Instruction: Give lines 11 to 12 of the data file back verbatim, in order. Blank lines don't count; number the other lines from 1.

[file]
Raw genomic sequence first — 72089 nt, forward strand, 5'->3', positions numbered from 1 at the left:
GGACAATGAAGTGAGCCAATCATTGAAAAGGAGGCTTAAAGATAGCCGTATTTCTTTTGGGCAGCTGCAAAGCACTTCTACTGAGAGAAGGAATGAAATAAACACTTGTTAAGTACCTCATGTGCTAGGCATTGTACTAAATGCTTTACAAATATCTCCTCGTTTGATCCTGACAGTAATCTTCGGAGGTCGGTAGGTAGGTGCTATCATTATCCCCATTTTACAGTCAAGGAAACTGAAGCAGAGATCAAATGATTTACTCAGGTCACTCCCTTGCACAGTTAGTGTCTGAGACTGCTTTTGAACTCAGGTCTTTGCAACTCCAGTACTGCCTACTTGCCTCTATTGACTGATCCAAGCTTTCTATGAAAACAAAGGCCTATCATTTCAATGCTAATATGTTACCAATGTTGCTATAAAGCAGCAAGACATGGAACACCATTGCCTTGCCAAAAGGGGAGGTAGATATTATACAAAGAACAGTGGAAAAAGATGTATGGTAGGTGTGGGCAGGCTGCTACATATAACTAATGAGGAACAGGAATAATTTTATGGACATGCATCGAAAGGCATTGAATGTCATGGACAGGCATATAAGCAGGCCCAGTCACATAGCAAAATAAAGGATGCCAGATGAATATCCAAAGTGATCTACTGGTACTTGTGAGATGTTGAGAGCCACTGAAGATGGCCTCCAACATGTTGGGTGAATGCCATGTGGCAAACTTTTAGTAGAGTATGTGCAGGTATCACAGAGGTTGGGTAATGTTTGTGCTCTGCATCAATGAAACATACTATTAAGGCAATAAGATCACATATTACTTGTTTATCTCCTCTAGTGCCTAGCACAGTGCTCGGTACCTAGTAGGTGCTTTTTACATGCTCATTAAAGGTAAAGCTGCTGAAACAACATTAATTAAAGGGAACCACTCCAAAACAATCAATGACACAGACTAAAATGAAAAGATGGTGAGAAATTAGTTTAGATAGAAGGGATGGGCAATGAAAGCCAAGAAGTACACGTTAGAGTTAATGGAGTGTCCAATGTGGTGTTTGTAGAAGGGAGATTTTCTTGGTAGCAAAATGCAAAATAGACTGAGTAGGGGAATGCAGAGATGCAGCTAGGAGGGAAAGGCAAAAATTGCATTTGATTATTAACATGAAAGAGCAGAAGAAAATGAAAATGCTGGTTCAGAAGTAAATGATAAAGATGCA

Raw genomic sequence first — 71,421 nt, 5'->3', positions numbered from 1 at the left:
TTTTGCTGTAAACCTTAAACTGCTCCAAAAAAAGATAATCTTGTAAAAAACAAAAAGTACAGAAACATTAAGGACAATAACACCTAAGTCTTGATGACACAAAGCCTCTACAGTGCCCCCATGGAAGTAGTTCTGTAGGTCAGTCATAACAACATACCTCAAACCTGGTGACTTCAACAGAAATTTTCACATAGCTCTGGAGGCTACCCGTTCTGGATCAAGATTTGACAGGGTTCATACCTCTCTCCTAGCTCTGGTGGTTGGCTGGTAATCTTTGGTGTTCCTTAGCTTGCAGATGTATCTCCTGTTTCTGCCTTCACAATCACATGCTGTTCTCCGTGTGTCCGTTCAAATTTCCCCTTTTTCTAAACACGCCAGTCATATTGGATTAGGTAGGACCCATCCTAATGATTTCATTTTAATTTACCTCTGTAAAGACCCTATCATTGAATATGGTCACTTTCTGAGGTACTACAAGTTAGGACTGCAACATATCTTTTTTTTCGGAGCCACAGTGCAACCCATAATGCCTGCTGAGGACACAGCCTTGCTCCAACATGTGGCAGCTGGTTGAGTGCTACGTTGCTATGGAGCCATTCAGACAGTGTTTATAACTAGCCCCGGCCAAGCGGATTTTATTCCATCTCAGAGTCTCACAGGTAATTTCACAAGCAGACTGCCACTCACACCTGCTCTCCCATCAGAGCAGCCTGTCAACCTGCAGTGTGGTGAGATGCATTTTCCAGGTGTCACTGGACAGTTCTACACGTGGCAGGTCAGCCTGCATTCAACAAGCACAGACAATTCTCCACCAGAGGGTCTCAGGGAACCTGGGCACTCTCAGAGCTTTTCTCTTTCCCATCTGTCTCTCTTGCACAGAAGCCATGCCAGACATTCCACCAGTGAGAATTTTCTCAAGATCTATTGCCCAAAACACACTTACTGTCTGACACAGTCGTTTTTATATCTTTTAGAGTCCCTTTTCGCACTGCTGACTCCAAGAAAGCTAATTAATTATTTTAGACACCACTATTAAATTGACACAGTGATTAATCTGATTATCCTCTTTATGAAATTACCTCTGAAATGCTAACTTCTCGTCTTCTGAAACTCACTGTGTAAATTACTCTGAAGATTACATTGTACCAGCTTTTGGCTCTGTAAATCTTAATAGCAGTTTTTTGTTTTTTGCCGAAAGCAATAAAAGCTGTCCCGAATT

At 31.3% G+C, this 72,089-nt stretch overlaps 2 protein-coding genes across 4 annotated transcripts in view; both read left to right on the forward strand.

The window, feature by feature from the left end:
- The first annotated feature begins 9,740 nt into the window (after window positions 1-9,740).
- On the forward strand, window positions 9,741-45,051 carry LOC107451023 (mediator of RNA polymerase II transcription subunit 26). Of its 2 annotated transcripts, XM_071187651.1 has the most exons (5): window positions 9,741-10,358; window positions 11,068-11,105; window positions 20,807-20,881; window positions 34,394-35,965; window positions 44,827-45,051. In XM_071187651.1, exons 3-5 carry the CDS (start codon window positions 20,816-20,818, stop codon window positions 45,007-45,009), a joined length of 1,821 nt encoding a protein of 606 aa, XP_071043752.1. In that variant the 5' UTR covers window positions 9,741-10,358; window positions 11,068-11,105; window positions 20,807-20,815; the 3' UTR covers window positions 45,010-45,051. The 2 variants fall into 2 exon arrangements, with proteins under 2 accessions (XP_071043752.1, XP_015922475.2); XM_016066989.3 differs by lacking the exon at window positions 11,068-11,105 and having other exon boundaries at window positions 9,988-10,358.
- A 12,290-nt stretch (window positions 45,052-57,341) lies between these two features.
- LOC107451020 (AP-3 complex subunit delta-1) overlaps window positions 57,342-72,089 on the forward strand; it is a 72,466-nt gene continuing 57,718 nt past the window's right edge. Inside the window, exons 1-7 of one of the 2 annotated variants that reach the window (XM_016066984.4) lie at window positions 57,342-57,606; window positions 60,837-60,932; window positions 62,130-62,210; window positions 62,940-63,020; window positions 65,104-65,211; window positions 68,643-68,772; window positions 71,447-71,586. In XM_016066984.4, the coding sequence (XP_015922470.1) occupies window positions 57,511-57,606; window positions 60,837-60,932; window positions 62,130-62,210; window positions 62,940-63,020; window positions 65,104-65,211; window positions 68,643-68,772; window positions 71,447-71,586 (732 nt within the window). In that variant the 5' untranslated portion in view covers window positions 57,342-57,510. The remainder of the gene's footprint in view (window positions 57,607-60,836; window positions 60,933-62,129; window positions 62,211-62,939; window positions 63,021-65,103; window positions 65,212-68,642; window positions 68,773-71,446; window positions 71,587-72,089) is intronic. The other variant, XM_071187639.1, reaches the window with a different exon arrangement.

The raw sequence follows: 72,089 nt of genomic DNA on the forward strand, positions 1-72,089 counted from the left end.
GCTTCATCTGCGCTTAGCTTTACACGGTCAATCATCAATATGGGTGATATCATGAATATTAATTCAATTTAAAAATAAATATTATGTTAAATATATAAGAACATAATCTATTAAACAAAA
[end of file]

The raw sequence follows: 72,089 nt of genomic DNA on the forward strand, positions 1-72,089 counted from the left end.
GCTTCATCTGCGCTTAGCTTTACACGGTCAATCATCAATATGGGTGATATCATGAATATTAATTCAATTTAAAAATAAATATTATGTTAAATATATAAGAACATAATCTATTAAACAAAA